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|We can trace the tale of the courageous run away slaves, or Maroons of Jamaica, back to 1655, when the British captured that island. This crucial time in Jamaican history marked the end of Spanish power and the rise of an independent force in Jamaica, the Maroons. When the British conquered Jamaica, many of the Spanish inhabitants fled to neighboring Cuba, leaving behind their slaves. However, because the British soldiers were so few in number, they were only able to occupy the south side of the island. As a result , many Spaniards were able to remain in Jamaica and inhabit the north side of the island in a town then known as Sevilla Nueva. |
The Spaniards in Jamaica kept up communication with their former neighbors who were now living on the south side of Cuba. Less than 24 hours away on sail, the Spaniards in Cuba would eventually be called upon to help those in Jamaica try to regain control of the island. In 1655, Don Arnoldo de Sasi, the old governor, five hundred of the former inhabitants, and one thousand troops from Old Spain, landed at Rio Nuevo east of Seville where they built a fort. But, the surprise attack was quickly suppressed when Colonel Doyley, the English governor, arrived with five hundred men from the south side of Jamaica and forced the Spanish to run back to their safe haven in Cuba.
With the departure of their Spanish masters, about 1500 slaves decided to seek refuge on the north and east sides of the mountains rather than to submit to the conquerors or follow the fortunes of their former owners. As Dallas History of the Maroons Vol I mentions, it is believed that "for some time they were instigated by their former masters to commit hostilities against the new possessors of the country." Although this idea seemed unlikely, the possibilities of communicating with their former slaves could have been accomplished since Cuba was so to Jamaica, and because the Spaniards were very familiar in navigating the leeward islands.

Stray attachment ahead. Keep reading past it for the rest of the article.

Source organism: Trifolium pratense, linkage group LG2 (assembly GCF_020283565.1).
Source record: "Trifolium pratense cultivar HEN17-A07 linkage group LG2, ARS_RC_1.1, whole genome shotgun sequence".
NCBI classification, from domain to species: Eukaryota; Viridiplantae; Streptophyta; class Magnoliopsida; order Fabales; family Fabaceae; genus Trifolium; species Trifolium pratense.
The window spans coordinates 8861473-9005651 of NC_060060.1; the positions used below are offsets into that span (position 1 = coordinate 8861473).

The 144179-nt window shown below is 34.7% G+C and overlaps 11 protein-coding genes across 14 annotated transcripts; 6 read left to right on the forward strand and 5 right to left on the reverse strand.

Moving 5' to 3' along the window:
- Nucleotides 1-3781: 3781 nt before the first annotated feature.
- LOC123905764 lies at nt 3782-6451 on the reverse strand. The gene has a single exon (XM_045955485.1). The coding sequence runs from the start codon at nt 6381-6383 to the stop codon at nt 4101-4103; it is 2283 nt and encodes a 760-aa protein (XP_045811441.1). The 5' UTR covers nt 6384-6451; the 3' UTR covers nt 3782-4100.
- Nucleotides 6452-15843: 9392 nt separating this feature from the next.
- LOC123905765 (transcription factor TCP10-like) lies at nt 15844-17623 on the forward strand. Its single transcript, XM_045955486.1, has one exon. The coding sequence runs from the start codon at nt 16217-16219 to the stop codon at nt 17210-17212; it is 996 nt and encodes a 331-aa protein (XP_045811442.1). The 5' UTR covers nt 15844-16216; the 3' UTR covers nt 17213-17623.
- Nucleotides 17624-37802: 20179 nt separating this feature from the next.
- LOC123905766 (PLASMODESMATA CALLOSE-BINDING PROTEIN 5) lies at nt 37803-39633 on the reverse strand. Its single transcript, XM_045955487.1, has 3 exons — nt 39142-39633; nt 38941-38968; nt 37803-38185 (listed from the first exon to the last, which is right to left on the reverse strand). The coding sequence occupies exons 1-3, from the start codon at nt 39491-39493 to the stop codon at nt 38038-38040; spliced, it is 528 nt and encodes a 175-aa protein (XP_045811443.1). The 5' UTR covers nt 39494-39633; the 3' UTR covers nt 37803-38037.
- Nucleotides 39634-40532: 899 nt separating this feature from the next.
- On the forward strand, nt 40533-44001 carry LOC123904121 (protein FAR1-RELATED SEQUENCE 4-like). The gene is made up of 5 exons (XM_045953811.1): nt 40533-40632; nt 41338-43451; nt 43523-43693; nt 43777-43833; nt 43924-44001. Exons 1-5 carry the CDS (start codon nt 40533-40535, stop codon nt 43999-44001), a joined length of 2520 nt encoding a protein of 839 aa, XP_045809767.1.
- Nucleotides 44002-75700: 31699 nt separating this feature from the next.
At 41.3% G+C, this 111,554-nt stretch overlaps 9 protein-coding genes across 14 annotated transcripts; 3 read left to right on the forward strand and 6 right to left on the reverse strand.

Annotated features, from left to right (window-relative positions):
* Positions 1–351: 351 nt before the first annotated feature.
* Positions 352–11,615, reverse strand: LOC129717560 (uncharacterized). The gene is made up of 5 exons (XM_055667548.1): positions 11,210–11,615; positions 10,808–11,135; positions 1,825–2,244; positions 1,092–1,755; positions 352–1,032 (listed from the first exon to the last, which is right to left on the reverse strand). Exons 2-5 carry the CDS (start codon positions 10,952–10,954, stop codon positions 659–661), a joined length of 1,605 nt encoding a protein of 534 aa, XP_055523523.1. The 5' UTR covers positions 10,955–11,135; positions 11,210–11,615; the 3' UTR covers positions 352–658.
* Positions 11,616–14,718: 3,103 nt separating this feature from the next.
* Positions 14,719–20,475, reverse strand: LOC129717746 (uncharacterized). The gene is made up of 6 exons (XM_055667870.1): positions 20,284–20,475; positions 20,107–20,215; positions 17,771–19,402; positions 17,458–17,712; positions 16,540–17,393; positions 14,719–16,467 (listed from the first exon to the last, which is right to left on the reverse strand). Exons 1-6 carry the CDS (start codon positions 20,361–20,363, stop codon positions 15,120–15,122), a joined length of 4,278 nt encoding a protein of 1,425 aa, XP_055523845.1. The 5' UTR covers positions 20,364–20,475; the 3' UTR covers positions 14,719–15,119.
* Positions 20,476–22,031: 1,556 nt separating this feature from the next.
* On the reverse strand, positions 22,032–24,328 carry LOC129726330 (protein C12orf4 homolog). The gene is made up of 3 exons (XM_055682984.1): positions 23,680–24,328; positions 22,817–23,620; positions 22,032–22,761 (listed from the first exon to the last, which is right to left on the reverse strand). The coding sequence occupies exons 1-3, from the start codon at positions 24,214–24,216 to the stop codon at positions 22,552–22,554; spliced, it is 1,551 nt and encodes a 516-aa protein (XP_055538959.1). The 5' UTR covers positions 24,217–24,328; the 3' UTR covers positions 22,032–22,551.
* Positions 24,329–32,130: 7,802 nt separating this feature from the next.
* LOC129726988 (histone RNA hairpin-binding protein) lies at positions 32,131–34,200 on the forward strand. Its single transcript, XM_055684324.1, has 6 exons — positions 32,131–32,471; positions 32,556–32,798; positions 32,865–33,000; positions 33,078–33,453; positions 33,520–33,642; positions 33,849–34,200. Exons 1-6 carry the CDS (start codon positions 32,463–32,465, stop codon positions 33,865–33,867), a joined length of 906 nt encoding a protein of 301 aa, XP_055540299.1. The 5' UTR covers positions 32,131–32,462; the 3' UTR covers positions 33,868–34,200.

Located in different parts of the island, most of the Spanish slaves from the south side of Jamaica sought refuge in the mountains of Clarendon where they were led by a chief named Juan de Bolas. Under his leadership, many of these Clarendon Spanish slaves attacked the British inhabitants of Jamaica, as well as the other fugitive slaves of the island. However, once they were defeated and their leader slain, the Clarendon slaves began diminishing in number, never to return to their safe haven in the mountains.
After the quiet retreat of the Clarendon fugitives, the fugitive slaves that remained were given the name Maroons, which was taken from the Spanish word "cimarrones" meaning unruly, fugitive, and wild. The Spaniards used this term to refer to wild cattle that had escaped. Living mainly in the northern and eastern parts of the island, this surviving group of fugitive slaves waged war against Jamaicas English settlers.